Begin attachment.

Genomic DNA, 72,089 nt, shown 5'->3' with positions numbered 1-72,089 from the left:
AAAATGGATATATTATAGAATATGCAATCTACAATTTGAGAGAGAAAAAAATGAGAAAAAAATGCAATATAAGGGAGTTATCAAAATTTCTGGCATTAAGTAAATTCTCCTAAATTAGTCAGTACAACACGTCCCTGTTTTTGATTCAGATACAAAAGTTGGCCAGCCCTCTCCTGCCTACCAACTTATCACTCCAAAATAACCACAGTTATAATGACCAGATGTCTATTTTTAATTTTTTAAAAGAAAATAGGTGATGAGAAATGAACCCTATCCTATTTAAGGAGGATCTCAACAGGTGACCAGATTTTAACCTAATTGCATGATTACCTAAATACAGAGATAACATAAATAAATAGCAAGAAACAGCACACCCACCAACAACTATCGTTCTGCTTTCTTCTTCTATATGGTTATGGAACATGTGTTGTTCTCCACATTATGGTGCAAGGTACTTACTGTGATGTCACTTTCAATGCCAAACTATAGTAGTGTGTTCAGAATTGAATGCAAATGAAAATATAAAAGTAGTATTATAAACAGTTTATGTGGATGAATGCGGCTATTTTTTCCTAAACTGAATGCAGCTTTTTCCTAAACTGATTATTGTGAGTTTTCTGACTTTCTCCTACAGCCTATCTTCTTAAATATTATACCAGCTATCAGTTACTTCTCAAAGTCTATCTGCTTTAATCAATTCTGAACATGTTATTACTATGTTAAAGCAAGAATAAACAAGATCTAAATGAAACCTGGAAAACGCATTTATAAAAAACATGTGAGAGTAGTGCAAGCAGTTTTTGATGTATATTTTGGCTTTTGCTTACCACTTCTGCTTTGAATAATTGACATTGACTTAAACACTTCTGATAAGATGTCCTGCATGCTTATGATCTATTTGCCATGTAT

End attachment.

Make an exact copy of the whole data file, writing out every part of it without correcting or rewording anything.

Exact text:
Genomic DNA, 72,089 nt, shown 5'->3' with positions numbered 1-72,089 from the left:
AAAATGGATATATTATAGAATATGCAATCTACAATTTGAGAGAGAAAAAAATGAGAAAAAAATGCAATATAAGGGAGTTATCAAAATTTCTGGCATTAAGTAAATTCTCCTAAATTAGTCAGTACAACACGTCCCTGTTTTTGATTCAGATACAAAAGTTGGCCAGCCCTCTCCTGCCTACCAACTTATCACTCCAAAATAACCACAGTTATAATGACCAGATGTCTATTTTTAATTTTTTAAAAGAAAATAGGTGATGAGAAATGAACCCTATCCTATTTAAGGAGGATCTCAACAGGTGACCAGATTTTAACCTAATTGCATGATTACCTAAATACAGAGATAACATAAATAAATAGCAAGAAACAGCACACCCACCAACAACTATCGTTCTGCTTTCTTCTTCTATATGGTTATGGAACATGTGTTGTTCTCCACATTATGGTGCAAGGTACTTACTGTGATGTCACTTTCAATGCCAAACTATAGTAGTGTGTTCAGAATTGAATGCAAATGAAAATATAAAAGTAGTATTATAAACAGTTTATGTGGATGAATGCGGCTATTTTTTCCTAAACTGAATGCAGCTTTTTCCTAAACTGATTATTGTGAGTTTTCTGACTTTCTCCTACAGCCTATCTTCTTAAATATTATACCAGCTATCAGTTACTTCTCAAAGTCTATCTGCTTTAATCAATTCTGAACATGTTATTACTATGTTAAAGCAAGAATAAACAAGATCTAAATGAAACCTGGAAAACGCATTTATAAAAAACATGTGAGAGTAGTGCAAGCAGTTTTTGATGTATATTTTGGCTTTTGCTTACCACTTCTGCTTTGAATAATTGACATTGACTTAAACACTTCTGATAAGATGTCCTGCATGCTTATGATCTATTTGCCATGTAT